Menu
Losing my father completely changed the way I parent

My senior year of high school was pretty much the beginning of my adult life. I had a car, worked every day after school at a local daycare, and had big educational and career goals. I was looking forward to moving out of my parent's house. I loved my parents, but I was ready to get away and be myself.

But then I started losing him.

My dad had fallen ill. He went to various doctors locally, but no one knew what was going on. His condition got so bad that my mom drove him three hours away to one of the best hospitals in our area. After about a week of him being there, they diagnosed him with peritoneal mesothelioma.

FEATURED VIDEO

It seemed like once we discovered he had cancer, he declined rather quickly. I remember feeling guilty for all the things I put him and my mother through, and guilty for how I was so ready to get away from home. I regretted not having a closer relationship with him and waiting too long to realize how much he meant to me.

Those moments made me think about the days that I would have children and the pain they would eventually feel when losing me. Would they regret things like I did? Would they wish we had a better relationship? Will they feel the way I do?

Now that I have a daughter, I can't imagine the heartbreaking, gut-wrenching emptiness of life without her. I had a realization when she was very young, after hundreds of flashbacks to my last moments with my dad, that I had to do everything in my power to make sure we connected.

I must be supportive and present.

I must model what I expect of her and let go of those "good child" standards that even I as an adult can't fulfill.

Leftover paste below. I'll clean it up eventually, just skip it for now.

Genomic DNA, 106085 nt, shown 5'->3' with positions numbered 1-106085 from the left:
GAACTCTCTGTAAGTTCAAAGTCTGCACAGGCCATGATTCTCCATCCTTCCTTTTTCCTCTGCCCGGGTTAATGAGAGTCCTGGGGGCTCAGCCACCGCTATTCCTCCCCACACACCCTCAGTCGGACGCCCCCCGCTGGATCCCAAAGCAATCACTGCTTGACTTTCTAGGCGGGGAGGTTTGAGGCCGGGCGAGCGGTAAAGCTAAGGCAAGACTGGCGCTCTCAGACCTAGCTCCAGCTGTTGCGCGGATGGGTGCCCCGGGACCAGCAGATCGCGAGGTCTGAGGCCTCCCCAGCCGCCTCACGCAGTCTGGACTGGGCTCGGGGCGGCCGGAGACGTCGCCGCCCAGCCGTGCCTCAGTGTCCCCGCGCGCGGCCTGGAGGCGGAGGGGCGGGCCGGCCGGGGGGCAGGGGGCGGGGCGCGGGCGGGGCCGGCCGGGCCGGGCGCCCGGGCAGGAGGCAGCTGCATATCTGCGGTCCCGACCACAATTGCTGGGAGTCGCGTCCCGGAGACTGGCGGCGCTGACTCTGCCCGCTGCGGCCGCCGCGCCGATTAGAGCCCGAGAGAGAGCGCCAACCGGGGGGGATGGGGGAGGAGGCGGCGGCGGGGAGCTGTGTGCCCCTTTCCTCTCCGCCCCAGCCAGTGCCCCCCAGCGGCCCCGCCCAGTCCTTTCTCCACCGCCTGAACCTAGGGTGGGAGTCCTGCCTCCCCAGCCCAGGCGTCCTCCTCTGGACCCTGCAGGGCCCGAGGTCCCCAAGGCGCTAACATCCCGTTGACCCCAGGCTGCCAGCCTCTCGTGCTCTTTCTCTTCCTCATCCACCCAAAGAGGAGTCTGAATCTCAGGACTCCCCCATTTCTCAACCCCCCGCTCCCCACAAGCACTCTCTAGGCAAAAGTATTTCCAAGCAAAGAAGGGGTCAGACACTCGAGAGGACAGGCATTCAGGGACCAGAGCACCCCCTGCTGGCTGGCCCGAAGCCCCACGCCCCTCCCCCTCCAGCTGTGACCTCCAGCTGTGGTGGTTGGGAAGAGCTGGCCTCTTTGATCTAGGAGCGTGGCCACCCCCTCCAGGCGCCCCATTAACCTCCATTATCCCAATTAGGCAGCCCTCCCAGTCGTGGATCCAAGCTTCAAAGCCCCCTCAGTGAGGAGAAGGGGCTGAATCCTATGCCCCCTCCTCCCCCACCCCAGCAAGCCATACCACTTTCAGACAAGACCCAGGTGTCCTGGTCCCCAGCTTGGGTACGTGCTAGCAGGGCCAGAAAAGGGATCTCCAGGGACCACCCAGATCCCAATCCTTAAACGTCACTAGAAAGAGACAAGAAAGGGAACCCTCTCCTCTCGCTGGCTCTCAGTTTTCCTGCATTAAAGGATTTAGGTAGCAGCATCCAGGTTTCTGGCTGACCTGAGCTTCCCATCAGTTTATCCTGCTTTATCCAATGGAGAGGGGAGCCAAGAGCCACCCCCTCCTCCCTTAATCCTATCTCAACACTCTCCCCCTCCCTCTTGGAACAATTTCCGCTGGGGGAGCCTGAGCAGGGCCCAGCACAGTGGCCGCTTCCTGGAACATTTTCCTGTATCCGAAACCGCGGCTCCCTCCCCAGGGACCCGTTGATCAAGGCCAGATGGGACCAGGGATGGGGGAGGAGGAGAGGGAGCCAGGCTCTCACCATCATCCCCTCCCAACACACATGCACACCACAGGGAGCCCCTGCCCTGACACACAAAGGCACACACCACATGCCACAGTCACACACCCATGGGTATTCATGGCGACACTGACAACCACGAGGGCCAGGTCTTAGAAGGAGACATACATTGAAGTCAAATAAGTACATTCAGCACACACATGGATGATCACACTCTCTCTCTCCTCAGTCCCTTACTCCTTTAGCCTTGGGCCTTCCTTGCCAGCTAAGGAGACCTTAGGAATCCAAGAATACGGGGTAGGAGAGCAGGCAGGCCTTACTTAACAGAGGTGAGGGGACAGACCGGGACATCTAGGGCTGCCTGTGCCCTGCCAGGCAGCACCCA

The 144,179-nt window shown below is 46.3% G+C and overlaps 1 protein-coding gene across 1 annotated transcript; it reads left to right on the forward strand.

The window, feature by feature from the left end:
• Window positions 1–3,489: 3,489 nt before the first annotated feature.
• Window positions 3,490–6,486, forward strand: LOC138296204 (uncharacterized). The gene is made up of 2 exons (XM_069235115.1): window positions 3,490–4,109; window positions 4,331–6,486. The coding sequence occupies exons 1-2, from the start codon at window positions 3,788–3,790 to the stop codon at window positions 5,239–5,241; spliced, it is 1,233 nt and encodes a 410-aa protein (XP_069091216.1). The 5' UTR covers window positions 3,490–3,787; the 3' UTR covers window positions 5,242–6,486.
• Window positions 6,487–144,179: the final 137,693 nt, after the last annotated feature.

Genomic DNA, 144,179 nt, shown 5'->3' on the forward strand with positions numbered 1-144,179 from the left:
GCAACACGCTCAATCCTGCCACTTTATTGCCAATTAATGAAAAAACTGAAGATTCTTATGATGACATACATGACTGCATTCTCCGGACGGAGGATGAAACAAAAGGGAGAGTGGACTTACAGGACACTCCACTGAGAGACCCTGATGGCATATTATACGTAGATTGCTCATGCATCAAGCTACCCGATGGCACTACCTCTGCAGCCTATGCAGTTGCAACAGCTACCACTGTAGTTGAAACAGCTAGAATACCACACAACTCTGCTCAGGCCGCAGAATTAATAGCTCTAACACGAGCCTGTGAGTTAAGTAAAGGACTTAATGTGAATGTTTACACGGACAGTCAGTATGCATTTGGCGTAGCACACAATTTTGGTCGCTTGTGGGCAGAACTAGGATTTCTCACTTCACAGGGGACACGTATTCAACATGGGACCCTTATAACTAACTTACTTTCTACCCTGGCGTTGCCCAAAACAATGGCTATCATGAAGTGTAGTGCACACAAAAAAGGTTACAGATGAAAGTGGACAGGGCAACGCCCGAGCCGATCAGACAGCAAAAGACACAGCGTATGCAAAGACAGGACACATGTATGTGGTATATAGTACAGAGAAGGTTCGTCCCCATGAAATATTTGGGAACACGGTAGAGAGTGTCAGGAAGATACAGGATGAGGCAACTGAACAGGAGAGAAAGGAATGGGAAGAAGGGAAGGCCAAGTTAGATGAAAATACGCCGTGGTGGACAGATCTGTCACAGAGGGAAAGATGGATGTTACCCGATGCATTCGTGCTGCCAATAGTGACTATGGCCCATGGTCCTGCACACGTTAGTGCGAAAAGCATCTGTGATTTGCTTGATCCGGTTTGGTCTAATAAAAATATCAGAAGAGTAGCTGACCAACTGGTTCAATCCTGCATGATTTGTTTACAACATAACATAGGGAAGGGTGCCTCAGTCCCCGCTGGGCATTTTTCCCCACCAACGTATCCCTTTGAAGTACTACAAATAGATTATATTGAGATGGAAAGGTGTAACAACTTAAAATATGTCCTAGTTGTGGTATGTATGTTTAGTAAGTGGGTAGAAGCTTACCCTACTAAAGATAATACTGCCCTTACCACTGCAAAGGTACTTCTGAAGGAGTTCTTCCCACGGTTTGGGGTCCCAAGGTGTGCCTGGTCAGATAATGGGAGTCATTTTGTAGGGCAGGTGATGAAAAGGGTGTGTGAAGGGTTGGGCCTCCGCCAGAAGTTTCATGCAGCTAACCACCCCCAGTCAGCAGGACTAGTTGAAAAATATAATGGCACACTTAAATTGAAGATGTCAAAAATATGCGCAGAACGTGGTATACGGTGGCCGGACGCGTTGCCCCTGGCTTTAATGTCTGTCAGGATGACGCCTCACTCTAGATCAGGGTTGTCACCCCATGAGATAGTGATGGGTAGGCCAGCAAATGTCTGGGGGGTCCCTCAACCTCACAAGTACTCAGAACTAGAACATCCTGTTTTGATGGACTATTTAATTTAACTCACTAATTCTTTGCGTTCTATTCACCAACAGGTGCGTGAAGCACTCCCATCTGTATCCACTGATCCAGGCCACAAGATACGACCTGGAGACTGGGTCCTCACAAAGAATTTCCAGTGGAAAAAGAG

I must nurture her and speak to her as if she's the brightest star in the sky… Because one day, she won't have me, and it's my job to get her ready for the world.

I don't want her to hold thoughts and unspoken words in her mind. I want her to be able to talk to me, so she doesn't carry them around later as regrets like I do. So, when I'm faced with struggles as a parent, like trying not to lose my cool when she just won't give in, or soaking the bathroom floor with mermaid waves… I think about my dad.

I think about all the things I didn't get to say, all that we didn't get a chance to do, and what I would have done differently.

And it gives me patience.

Patience for the small aggravations that someday I'll miss so much. Patience to teach her right from wrong without breaking her spirit. Patience to appreciate our time together, no matter how difficult it may get. Patience to prepare her for a world, that eventually, won't have me in it.

You might also like:

Daytime naps might last just a few short hours, but they can affect all 24 hours of a child's day. Naps can improve a child's mood and reduce fussiness, crying, whining and tantrums. Studies show that children who nap daily also get sick less often, grow taller and are less likely to be obese when they grow up. Naps enhance attention span and brain development.

Naps can also help make up for any shortage in nighttime sleep. Even a one hour shortage in overall sleep hours can have a negative effect on a child—compromising alertness and brain function and increasing fussiness and fatigue.


There are many ideas for helping a child to take a nap, but the best idea in the world may not work for you if the solution doesn't address the reason that your child won't nap. There is not just one reason that babies and young children refuse to nap—there are hundreds of different reasons.

Keep reading Show less
Learn + Play